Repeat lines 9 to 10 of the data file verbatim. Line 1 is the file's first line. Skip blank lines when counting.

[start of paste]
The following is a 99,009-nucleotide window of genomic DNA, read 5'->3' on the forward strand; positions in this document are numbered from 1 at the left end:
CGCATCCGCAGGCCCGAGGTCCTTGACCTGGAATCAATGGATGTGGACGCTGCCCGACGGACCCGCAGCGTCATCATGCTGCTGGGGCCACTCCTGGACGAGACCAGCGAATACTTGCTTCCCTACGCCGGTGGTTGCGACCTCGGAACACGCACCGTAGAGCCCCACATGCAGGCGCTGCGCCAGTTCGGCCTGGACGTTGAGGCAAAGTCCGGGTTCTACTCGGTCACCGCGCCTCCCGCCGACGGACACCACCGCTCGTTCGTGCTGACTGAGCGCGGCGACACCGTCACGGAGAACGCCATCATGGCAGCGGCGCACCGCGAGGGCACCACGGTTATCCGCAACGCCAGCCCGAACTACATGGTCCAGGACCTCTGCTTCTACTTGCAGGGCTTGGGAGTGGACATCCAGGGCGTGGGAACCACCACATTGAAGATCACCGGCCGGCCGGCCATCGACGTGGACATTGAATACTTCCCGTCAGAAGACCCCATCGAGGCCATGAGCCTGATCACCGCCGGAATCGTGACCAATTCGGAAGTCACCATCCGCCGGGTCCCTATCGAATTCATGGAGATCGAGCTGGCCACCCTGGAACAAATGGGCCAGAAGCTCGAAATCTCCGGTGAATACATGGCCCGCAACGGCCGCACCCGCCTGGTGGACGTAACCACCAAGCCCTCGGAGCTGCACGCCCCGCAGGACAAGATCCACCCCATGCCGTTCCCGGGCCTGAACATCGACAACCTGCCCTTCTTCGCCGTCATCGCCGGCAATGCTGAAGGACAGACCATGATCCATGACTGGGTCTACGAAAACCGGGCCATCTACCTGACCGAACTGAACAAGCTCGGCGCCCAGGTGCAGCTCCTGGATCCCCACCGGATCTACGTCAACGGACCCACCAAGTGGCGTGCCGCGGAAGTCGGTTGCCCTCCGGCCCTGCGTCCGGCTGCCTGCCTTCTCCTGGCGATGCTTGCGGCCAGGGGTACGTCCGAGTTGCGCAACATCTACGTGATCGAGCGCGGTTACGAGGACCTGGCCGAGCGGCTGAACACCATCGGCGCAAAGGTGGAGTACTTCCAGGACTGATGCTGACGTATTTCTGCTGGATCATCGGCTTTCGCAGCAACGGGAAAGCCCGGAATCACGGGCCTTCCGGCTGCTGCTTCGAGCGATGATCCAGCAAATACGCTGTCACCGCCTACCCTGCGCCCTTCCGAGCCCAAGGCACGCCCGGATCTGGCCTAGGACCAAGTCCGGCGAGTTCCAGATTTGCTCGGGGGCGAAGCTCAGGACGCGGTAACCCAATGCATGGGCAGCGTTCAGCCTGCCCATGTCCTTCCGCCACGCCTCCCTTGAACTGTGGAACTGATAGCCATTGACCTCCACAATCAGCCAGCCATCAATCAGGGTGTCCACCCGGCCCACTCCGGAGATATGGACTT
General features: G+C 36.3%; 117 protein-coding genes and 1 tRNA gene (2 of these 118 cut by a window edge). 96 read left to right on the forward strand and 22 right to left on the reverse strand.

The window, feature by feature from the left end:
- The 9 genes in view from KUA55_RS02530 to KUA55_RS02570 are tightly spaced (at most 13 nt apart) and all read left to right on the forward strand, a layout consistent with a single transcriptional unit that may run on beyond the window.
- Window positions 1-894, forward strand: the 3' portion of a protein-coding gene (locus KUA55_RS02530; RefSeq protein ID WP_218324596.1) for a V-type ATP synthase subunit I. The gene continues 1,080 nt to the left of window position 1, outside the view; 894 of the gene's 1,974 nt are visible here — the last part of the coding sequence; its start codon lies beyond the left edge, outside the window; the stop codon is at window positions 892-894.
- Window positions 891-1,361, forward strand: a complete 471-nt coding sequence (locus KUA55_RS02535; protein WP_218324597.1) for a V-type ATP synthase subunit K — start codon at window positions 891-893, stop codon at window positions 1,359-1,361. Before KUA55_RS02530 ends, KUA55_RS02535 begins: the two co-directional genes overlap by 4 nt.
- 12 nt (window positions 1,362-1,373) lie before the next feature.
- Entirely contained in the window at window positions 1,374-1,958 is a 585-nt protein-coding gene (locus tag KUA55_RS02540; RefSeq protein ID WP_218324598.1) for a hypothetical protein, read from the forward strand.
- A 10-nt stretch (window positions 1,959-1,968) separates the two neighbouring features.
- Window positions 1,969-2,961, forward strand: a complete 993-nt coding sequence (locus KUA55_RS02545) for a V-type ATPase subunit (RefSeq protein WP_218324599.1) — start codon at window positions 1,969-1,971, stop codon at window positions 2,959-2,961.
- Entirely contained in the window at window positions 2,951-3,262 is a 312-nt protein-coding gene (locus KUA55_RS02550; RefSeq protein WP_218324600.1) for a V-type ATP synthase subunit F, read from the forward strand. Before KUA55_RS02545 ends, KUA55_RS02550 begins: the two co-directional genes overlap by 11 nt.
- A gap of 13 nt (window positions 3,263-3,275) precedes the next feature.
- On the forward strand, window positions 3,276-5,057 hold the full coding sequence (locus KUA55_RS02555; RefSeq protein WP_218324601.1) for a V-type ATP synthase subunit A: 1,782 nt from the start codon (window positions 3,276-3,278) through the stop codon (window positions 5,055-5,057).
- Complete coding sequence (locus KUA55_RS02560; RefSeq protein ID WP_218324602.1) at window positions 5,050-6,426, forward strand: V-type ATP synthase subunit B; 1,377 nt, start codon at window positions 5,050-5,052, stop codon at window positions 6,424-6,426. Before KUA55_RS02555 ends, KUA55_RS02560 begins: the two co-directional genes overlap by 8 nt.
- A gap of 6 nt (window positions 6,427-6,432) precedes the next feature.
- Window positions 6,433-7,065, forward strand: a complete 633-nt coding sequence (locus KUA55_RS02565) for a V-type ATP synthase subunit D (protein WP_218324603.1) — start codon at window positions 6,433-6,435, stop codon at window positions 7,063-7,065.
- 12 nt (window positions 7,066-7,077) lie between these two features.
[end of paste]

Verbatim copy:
- Entirely contained in the window at window positions 1,374-1,958 is a 585-nt protein-coding gene (locus tag KUA55_RS02540; RefSeq protein ID WP_218324598.1) for a hypothetical protein, read from the forward strand.
- A 10-nt stretch (window positions 1,959-1,968) separates the two neighbouring features.